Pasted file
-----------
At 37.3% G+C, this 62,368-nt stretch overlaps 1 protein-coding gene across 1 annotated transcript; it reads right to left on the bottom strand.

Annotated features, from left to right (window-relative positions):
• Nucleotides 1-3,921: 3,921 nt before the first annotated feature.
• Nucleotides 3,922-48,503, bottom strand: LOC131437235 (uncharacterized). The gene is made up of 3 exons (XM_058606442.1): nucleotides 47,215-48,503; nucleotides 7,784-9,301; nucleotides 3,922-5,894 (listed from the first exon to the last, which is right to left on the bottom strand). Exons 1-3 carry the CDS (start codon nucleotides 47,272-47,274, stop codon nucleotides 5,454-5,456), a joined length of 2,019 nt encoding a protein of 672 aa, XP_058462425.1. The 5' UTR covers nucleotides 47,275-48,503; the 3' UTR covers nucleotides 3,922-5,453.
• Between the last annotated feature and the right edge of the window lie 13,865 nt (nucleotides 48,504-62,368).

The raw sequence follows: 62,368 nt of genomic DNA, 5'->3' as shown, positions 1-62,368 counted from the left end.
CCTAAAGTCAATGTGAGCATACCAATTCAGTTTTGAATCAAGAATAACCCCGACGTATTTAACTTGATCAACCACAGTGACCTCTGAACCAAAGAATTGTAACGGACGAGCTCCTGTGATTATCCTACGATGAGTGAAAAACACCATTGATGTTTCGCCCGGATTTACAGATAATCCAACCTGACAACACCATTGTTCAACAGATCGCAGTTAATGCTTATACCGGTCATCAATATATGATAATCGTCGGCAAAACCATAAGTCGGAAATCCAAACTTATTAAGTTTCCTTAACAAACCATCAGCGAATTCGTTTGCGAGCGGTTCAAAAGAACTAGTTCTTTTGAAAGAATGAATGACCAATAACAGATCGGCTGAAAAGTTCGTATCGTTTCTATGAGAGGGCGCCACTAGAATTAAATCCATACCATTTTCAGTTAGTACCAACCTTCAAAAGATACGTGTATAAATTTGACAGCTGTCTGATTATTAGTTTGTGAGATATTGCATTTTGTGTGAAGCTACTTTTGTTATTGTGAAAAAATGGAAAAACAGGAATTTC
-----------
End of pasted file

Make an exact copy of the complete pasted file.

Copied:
At 37.3% G+C, this 62,368-nt stretch overlaps 1 protein-coding gene across 1 annotated transcript; it reads right to left on the bottom strand.

Annotated features, from left to right (window-relative positions):
• Nucleotides 1-3,921: 3,921 nt before the first annotated feature.
• Nucleotides 3,922-48,503, bottom strand: LOC131437235 (uncharacterized). The gene is made up of 3 exons (XM_058606442.1): nucleotides 47,215-48,503; nucleotides 7,784-9,301; nucleotides 3,922-5,894 (listed from the first exon to the last, which is right to left on the bottom strand). Exons 1-3 carry the CDS (start codon nucleotides 47,272-47,274, stop codon nucleotides 5,454-5,456), a joined length of 2,019 nt encoding a protein of 672 aa, XP_058462425.1. The 5' UTR covers nucleotides 47,275-48,503; the 3' UTR covers nucleotides 3,922-5,453.
• Between the last annotated feature and the right edge of the window lie 13,865 nt (nucleotides 48,504-62,368).

The raw sequence follows: 62,368 nt of genomic DNA, 5'->3' as shown, positions 1-62,368 counted from the left end.
CCTAAAGTCAATGTGAGCATACCAATTCAGTTTTGAATCAAGAATAACCCCGACGTATTTAACTTGATCAACCACAGTGACCTCTGAACCAAAGAATTGTAACGGACGAGCTCCTGTGATTATCCTACGATGAGTGAAAAACACCATTGATGTTTCGCCCGGATTTACAGATAATCCAACCTGACAACACCATTGTTCAACAGATCGCAGTTAATGCTTATACCGGTCATCAATATATGATAATCGTCGGCAAAACCATAAGTCGGAAATCCAAACTTATTAAGTTTCCTTAACAAACCATCAGCGAATTCGTTTGCGAGCGGTTCAAAAGAACTAGTTCTTTTGAAAGAATGAATGACCAATAACAGATCGGCTGAAAAGTTCGTATCGTTTCTATGAGAGGGCGCCACTAGAATTAAATCCATACCATTTTCAGTTAGTACCAACCTTCAAAAGATACGTGTATAAATTTGACAGCTGTCTGATTATTAGTTTGTGAGATATTGCATTTTGTGTGAAGCTACTTTTGTTATTGTGAAAAAATGGAAAAACAGGAATTTC